By deciding to cut interest rates, the Federal Reserve has positioned itself as a shield, protecting the U.S. economy from its own government’s worst instincts. But it may have also set itself up to be President Donald Trump’s enabler.
The Fed’s quarter-percentage-point rate cut announced Wednesday – lowering the federal funds rate to a range of 2 per cent to 2.25 per cent, its first easing since the financial crisis in 2008 – is decidedly not something the U.S. economy is screaming for right now. It’s not even whispering for it. Not when the economy is already operating at full capacity (if not over capacity), with growth in the second quarter, at 2.1 per cent, high enough to squeeze that capacity a little more and unemployment near 50-year lows.
Sure, Fed chairman Jerome Powell talked in his news conference about the Fed’s worries that inflation is slightly below its target. But against that economic backdrop, it wasn’t very convincing. Inflation may be part of the Fed’s justification for this move, but it’s not the motivation.
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No, this rate cut is chiefly about playing defence against the mounting fears that Mr. Trump’s self-inflicted trade war with China could blow up in his face, taking the U.S. economy down with it. Given the damage to global growth already inflicted by the U.S.-China dispute, the Trump administration’s protectionist policies and the lack of visibility on any resolution, the Fed decided to take out some “insurance,” as many Fed watchers have described this, against the risk that the trade dispute could go spinning seriously off the rails. (Mr. Powell adopted the word himself Wednesday, acknowledging that, “there is an insurance aspect” to the rate cut.)
When you’re dealing with one of the most unpredictable, impulsive presidents in history, “better safe than sorry” seems like a reasonable way to go.
But the danger in turning pre-emptive on trade-policy risks is the message it sends to that same mercurial President. The Fed has handed Mr. Trump a licence to walk his trade-policy tightrope even more recklessly – assured, now, the Fed is there with the safety net.
“It might introduce a bigger moral hazard problem, if it emboldens the Trump administration to pursue a little more unstable trade and other policies,” Bank of Nova Scotia economist Derek Holt said in a recent interview. “He feels like he has a security blanket over him provided by the Fed.”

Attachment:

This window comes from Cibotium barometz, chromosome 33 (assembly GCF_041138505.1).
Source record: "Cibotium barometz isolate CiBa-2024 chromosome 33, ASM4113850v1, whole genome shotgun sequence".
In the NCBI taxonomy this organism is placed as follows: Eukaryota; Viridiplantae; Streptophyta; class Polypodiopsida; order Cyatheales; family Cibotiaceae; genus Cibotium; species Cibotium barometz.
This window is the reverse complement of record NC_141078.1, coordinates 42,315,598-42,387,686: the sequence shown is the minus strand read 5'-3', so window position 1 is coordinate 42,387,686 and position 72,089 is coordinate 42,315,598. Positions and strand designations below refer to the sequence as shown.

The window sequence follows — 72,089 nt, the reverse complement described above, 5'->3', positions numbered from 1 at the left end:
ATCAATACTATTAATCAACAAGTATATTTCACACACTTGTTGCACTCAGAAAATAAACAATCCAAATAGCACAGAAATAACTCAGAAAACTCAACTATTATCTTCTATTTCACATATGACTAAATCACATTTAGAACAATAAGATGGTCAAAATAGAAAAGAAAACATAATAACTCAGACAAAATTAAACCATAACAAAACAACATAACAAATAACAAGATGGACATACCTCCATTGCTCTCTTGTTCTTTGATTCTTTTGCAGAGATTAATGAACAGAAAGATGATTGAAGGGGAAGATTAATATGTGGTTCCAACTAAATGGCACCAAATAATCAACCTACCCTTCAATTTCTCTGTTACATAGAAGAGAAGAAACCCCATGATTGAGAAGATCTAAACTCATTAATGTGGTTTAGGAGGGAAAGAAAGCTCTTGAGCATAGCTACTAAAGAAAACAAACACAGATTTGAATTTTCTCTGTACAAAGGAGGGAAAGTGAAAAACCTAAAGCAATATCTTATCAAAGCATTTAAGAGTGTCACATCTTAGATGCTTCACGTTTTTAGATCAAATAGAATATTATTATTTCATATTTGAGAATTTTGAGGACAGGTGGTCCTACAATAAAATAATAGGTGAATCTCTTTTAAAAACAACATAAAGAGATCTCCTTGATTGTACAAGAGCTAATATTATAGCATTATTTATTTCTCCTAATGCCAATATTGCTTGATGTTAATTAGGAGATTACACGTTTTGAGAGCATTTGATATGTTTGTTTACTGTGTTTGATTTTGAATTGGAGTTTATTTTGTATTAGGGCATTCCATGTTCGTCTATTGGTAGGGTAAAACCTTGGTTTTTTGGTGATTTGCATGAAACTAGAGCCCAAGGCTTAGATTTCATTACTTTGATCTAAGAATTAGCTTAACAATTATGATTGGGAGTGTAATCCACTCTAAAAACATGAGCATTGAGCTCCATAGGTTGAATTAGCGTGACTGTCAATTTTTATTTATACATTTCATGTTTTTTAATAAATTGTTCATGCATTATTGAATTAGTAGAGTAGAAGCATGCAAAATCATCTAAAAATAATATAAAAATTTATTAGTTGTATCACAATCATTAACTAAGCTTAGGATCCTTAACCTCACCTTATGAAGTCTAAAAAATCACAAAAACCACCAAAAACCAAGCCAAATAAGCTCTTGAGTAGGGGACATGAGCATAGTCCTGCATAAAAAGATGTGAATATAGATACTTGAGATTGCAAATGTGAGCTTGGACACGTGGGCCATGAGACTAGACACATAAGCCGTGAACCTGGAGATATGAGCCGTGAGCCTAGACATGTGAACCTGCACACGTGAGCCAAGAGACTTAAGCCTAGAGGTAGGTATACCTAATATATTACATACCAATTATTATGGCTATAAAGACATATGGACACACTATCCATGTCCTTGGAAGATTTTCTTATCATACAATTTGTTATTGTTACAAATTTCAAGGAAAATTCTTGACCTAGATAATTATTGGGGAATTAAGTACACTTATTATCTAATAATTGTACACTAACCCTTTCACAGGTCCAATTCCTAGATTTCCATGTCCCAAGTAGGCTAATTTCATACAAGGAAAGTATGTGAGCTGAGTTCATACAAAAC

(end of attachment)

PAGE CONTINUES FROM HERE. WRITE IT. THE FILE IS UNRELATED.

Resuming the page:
With the precedent now set, The Trump administration, as well as the financial markets, might expect the Fed to meet any escalation of the trade war with further rate cuts.
“Are we going down a dangerous spiral of easing, emboldening trade policy, further easing? [There’s] a risk of being quite destabilizing to the outlook if we keep going down that path.”
One important consideration in interpreting the Fed cut is whether this is a small dose of preventive medicine or the start of a much deeper easing phase. The latter would suggest the Fed had bigger fish to fry than hedging the economy against rogue trade policies – that it felt a recession coming on.
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But Mr. Powell was crystal clear this isn’t what the Fed has on its mind. He described the cut as a “mid-cycle adjustment,” stressing “it’s not the beginning of a long series of rate cuts.” He left little doubt this is just a brief rewind in an otherwise upward-moving rate trend – not an all-out reversal of course.
It’s notable the Fed itself is split on how to deal with Mr. Trump’s policies. (Join the club.) Two of the 10 voting members on its rate-setting committee (Kansas City Fed president Esther George and Boston Fed president Eric Rosengren) voted against cutting. The lack of unanimity suggests there may not be enough support within the Fed to cut much deeper.
That doesn’t mean the Fed will stop at a single rate cut. But the last time the members of the committee were asked, in mid-June, their rate outlook suggested one or two quarter-point cuts would be the extent of it. And nothing the Fed said Wednesday suggested it believes the downside risks to its outlook have increased since then. Perhaps, then, one more cut – likely in the fall – should give the Fed all the insurance it needs.
Until, that is, Mr. Trump turns up the heat on China or whomever else gets in his protectionist sights – and moves the yardsticks again for the Fed. It has shown it is willing to change its stand in the face of policy risk. The danger now is how often it will be forced to do so.